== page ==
Since World War II, the United States has led the world in developing cutting-edge technology. A dynamic private sector, skilled workforce, and leading universities have kept America at the innovation frontier for decades.
But U.S. policymakers have grown complacent, resting on the success of the Cold War model without maintaining or modernizing it. The United States should focus on three areas to reaffirm U.S. technological leadership: investing in innovation, protecting critical technologies, and championing data governance.
CSIS Trade Commission ReportFull Report
Investing in Innovation
The United States spends more than any other country on R&D. But as other countries invest in their innovation capacity and production of critical technologies, U.S. R&D spending has dropped to pre-Sputnik levels.
Human capital is also an essential ingredient for innovation. The U.S. innovation system relies on training and attracting the best minds in the world. To complement domestic talent, the United States attracts highly skilled international students, scientists, and entrepreneurs.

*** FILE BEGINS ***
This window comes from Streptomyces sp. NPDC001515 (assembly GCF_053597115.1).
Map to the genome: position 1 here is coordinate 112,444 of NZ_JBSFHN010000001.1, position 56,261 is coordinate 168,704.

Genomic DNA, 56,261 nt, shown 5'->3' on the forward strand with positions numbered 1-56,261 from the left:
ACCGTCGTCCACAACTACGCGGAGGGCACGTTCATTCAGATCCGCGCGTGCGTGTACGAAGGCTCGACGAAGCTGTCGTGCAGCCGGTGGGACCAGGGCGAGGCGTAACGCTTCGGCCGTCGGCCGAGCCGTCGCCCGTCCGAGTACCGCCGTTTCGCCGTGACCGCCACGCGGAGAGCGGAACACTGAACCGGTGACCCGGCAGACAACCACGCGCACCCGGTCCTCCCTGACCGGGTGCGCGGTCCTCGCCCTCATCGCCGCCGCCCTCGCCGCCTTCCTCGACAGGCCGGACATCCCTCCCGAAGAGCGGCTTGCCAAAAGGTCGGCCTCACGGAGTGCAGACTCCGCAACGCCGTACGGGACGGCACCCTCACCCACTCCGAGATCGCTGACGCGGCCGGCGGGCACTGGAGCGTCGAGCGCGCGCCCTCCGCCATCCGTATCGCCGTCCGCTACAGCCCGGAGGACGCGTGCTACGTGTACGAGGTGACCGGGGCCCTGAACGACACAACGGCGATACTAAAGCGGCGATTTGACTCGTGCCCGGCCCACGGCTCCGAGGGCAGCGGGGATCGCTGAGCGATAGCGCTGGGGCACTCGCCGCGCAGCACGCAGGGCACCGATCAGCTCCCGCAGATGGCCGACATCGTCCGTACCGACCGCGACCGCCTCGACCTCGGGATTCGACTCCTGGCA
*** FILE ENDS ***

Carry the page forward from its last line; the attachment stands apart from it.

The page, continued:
Protecting Critical Technologies
While investing in innovation, policymakers should seek to ensure that sensitive technology developed by that investment does not flow to adversaries. The United States must balance protecting national security, working with allies, and minimize disruptive impacts to the U.S. domestic economy and commercial sector.
Championing Data Governance
The United States cannot remain the global innovation leader without engaging in global digital rulemaking. It is not enough to invest at home and protect sensitive technologies. If America does not step up in discussions on the rules, standards, and norms that govern data privacy and digital trade, others will. This could create a balkanized world with competing governance regimes that disadvantage U.S. companies and the U.S. economy in a vital growth industry.
CSIS Trade Commission Recommendations
- Recommit to the innovation base
- Support key technology categories
- Set global standards
- Promote whole-of-government technology control policy
- Work with allies on multilateral technology controls
- Adopt national data privacy regulation
- Align data governance principles with allies